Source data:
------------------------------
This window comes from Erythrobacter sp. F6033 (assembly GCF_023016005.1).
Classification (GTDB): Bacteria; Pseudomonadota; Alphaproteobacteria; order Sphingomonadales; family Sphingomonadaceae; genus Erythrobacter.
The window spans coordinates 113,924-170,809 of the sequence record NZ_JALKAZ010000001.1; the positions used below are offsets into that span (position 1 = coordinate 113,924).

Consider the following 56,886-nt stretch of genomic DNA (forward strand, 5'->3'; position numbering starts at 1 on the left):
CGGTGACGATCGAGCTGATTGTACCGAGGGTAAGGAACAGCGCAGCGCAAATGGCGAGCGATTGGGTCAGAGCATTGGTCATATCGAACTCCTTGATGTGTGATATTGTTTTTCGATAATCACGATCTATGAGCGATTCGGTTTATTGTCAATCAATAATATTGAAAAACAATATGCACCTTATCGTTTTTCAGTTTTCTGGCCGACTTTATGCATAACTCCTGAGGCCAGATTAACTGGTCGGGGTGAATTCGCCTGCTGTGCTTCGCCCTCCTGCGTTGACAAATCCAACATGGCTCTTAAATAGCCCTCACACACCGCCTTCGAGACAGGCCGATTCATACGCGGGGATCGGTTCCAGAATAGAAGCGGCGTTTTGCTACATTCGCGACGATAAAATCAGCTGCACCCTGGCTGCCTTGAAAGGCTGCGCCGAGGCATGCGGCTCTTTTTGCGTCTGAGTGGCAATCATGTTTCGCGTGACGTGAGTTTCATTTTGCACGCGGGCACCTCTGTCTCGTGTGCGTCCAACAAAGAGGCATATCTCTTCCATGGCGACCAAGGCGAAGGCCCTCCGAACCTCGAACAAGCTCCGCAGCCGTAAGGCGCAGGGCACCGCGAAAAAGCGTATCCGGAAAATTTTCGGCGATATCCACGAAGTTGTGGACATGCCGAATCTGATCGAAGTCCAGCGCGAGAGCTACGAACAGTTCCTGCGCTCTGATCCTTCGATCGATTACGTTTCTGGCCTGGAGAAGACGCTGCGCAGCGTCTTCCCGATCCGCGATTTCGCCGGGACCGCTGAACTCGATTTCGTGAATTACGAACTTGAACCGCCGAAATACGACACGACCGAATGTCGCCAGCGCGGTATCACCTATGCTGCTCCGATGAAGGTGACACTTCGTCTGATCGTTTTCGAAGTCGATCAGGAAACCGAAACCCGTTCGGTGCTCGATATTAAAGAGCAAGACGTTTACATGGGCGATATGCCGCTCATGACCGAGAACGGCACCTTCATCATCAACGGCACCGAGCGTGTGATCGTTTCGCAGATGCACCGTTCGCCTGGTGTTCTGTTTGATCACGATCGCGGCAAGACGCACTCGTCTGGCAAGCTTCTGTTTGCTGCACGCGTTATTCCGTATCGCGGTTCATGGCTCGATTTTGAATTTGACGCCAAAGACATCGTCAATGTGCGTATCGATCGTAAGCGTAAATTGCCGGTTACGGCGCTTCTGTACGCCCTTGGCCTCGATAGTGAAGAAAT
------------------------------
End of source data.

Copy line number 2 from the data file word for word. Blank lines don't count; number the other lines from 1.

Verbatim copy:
Classification (GTDB): Bacteria; Pseudomonadota; Alphaproteobacteria; order Sphingomonadales; family Sphingomonadaceae; genus Erythrobacter.